Tod Browning directed this controversial film that was banned in Britain for 30 years about carnival performers played mostly by people with various birth defects.
A long preface in writing explains the history of social attitudes toward such people. The dwarf Hans (Harry Earles) is attracted to the beautiful trapeze artist Cleopatra (Olga Baclanova), and his midget fiancée Frieda (Daisy Earles) is jealous. Venus (Leila Hyams) walks out on the strong man Hercules and complains about men to the clown Phroso (Wallace Ford). Cleopatra gives Hercules eggs for breakfast and a good time. One of the Siamese twins is planning to get married; Roscoe (Roscoe Ates) complains because one has to leave with the other. Phroso tells Venus about a dream he had of her. The bearded lady gives birth to a baby boy. A black man with no arms or legs lights his own cigarette using only his mouth.
Hans gives Cleopatra champagne. Phroso refuses to go out with Venus but then kisses her. Frieda forgives Hans, but she warns him that other people are laughing at him and Cleopatra. Frieda tells Cleopatra that Hans has a fortune. Cleopatra decides to marry Hans, expecting he will get sick. At the wedding feast she puts poison in his wine. Both Hans and Frieda are happy and say they are lucky. Then Hercules kisses Cleopatra in front of Hans, and Frieda cries and walks away. Everyone chants, "One of us; we accept her;" but Cleopatra says no and calls them freaks. Hans tells Cleopatra and Hercules that he does not blame them; then he passes out. The doctor says he has been poisoned. Venus commands Hercules to have Cleopatra tell the doctor what she put in the wine. Hans has been in bed for a week; he asks Cleopatra's forgiveness and manages not to swallow the "medicine" she is giving him. He tells the humpbacked dwarf, "Tonight."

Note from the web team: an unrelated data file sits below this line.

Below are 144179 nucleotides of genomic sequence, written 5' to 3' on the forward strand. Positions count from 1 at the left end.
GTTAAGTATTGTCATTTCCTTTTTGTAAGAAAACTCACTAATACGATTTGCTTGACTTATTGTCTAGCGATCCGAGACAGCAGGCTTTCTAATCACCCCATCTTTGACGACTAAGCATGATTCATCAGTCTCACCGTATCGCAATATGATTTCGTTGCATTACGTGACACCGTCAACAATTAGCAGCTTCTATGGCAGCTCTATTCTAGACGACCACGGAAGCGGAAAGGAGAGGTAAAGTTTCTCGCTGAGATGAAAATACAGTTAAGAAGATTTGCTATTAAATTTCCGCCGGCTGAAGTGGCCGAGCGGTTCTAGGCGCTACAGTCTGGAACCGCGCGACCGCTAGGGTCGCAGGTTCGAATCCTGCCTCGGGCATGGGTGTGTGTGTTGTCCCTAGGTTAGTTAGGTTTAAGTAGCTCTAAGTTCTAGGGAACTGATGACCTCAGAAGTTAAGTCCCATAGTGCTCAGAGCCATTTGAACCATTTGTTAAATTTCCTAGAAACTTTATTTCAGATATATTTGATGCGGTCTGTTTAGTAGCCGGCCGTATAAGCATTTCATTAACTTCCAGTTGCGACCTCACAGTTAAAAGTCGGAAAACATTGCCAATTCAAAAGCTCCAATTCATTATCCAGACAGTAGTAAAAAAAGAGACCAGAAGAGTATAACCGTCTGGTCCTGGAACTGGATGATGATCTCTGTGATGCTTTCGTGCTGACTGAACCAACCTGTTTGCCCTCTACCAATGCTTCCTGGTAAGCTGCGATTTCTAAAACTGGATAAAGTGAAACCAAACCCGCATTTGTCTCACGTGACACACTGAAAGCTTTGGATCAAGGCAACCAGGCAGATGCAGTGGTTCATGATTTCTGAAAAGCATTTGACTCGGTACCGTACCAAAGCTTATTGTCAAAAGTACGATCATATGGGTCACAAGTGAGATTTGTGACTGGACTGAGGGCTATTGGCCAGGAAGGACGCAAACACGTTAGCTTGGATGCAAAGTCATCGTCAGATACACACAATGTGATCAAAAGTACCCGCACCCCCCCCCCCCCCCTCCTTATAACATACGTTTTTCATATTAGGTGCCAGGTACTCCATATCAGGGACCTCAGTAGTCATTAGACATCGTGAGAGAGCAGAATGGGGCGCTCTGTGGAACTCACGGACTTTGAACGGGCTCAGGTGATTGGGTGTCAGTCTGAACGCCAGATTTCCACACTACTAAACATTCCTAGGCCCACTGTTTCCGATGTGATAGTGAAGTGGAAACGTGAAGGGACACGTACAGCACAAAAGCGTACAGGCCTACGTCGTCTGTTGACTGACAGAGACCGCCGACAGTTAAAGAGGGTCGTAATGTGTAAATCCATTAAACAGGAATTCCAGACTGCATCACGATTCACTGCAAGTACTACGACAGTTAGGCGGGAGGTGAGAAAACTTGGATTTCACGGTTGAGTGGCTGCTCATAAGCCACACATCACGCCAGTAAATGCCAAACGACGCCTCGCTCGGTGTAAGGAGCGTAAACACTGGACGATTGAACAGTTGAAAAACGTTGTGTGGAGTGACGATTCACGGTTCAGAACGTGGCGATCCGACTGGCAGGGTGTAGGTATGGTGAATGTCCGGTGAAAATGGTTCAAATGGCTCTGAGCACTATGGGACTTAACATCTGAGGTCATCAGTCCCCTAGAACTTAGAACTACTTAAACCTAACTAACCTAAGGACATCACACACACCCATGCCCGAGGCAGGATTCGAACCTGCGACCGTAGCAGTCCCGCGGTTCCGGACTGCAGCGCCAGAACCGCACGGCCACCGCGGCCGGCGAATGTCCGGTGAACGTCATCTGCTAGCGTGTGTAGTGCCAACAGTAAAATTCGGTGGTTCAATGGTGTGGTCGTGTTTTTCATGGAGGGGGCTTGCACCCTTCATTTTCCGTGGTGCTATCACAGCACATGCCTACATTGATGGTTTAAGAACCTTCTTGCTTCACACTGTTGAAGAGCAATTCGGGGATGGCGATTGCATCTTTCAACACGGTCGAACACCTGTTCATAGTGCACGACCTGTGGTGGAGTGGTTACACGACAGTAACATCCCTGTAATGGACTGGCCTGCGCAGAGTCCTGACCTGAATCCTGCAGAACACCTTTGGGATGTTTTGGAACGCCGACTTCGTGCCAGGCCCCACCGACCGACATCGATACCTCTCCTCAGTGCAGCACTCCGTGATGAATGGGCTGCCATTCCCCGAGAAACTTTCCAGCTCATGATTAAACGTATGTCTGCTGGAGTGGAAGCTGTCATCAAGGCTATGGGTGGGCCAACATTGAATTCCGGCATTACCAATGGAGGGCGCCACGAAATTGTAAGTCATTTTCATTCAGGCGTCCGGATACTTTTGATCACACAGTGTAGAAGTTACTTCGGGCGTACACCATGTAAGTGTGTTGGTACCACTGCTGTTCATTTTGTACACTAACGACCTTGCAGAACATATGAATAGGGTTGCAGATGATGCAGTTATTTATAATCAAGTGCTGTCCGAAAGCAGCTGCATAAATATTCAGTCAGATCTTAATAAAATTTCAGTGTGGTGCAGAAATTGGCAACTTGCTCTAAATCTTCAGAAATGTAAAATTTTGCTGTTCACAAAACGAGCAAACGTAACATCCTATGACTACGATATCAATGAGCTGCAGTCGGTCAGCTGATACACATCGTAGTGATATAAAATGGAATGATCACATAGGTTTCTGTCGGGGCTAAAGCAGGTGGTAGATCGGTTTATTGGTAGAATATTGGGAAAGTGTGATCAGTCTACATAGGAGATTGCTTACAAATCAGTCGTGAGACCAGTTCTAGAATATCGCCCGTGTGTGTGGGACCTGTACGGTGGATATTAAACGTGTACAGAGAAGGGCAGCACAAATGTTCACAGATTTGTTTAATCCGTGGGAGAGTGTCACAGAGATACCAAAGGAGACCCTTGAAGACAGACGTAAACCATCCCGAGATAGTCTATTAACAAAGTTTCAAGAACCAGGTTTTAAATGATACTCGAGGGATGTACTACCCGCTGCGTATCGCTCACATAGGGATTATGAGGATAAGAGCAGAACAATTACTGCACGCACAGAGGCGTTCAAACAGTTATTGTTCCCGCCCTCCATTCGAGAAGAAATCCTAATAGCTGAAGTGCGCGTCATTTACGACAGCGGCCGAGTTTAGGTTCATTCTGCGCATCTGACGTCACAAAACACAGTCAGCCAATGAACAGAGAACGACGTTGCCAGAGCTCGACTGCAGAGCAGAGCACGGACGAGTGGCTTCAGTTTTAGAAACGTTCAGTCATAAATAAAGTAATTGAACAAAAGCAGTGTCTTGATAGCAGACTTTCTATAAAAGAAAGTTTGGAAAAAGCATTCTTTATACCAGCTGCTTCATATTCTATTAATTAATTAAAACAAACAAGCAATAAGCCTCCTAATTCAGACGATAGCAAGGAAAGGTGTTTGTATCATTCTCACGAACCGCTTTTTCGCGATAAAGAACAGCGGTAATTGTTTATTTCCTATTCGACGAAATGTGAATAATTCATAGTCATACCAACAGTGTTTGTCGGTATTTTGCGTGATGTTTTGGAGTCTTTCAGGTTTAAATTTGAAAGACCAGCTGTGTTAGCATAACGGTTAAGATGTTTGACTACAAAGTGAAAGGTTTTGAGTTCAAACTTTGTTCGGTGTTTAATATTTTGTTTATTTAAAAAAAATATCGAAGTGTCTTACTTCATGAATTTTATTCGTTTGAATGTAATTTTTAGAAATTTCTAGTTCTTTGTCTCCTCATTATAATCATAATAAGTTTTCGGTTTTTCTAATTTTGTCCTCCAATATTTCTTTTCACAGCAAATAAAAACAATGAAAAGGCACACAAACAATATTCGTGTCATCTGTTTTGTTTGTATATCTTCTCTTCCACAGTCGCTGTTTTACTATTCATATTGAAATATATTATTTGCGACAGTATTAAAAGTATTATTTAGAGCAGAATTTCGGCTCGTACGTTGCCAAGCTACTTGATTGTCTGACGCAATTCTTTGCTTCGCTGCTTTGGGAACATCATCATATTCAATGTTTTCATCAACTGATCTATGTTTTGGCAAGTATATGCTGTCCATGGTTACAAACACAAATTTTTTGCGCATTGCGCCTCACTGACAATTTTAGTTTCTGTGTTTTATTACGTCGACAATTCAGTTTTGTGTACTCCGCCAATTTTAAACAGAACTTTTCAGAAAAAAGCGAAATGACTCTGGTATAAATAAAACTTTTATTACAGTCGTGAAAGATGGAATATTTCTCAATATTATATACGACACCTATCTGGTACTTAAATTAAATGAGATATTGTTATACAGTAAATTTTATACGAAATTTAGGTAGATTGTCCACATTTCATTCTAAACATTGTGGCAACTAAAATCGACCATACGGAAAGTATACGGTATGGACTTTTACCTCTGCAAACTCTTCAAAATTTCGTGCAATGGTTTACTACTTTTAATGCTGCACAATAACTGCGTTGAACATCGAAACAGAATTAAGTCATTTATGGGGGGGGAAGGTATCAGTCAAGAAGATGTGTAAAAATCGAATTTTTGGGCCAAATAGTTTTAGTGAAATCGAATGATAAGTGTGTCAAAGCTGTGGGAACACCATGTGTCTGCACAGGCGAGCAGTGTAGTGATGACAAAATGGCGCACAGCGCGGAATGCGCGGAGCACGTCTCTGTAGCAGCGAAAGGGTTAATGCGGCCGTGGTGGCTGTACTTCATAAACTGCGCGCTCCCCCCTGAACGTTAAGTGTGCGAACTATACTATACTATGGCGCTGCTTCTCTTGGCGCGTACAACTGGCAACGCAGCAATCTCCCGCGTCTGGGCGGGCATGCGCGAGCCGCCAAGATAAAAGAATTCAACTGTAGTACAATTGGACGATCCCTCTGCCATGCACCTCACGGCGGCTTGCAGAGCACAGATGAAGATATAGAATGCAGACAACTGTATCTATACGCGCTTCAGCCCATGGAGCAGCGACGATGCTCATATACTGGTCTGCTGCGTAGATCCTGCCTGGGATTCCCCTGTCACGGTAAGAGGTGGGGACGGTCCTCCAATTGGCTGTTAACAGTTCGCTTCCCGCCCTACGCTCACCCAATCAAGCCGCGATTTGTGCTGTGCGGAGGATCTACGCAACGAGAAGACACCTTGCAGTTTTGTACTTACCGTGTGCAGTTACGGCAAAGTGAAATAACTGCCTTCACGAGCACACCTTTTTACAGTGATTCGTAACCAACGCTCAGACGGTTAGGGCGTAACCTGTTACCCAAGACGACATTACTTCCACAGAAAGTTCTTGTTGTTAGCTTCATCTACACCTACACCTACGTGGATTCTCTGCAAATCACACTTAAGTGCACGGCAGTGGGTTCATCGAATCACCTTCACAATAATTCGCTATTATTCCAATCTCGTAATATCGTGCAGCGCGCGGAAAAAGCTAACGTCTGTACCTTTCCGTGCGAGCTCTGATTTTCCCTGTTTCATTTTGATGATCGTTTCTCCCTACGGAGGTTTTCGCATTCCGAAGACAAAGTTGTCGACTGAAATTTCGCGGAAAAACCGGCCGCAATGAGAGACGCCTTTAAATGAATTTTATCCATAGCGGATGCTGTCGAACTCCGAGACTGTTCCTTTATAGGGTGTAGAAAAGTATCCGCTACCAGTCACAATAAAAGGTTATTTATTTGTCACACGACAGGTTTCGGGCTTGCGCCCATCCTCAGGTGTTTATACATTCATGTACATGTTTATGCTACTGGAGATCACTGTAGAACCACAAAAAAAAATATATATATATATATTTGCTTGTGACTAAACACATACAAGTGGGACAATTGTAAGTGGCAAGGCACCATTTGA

As the carnival wagons are traveling in the rain, Hans with his friends present asks Cleopatra for the little black bottle. Phroso saves Venus from an attack by Hercules and fights him, as several people crawl after him in the rain and mud. In the final revenge Cleopatra is shown deformed and clucking like a chicken. It is announced this was caused either by a jealous lover, the code of the freaks, or the storm. In the final scene Hans in his wealthy home has seen no one in years; but Phroso and Venus bring in Frieda, who consoles him and tells him she loves him.
Seeing this film is a way for people to get over their prejudices about exceptional people by showing them as otherwise normal human beings with similar cares and desires. The attempt to exploit the wealth of a midget is thwarted by the solidarity of the social outcasts.